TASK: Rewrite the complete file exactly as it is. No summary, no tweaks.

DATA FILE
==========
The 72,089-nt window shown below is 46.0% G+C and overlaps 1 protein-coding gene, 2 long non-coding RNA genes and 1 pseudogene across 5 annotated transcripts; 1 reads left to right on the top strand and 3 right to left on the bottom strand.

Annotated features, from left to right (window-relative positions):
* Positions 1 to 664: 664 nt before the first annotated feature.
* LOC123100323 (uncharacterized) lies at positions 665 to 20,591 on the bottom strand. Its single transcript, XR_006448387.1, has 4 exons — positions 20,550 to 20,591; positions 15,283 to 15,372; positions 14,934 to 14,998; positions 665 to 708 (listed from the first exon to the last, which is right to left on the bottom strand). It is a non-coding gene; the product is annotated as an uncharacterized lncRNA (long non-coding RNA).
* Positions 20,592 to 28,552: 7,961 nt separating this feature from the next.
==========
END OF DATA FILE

The 72,089-nt window shown below is 46.0% G+C and overlaps 1 protein-coding gene, 2 long non-coding RNA genes and 1 pseudogene across 5 annotated transcripts; 1 reads left to right on the top strand and 3 right to left on the bottom strand.

Annotated features, from left to right (window-relative positions):
* Positions 1 to 664: 664 nt before the first annotated feature.
* LOC123100323 (uncharacterized) lies at positions 665 to 20,591 on the bottom strand. Its single transcript, XR_006448387.1, has 4 exons — positions 20,550 to 20,591; positions 15,283 to 15,372; positions 14,934 to 14,998; positions 665 to 708 (listed from the first exon to the last, which is right to left on the bottom strand). It is a non-coding gene; the product is annotated as an uncharacterized lncRNA (long non-coding RNA).
* Positions 20,592 to 28,552: 7,961 nt separating this feature from the next.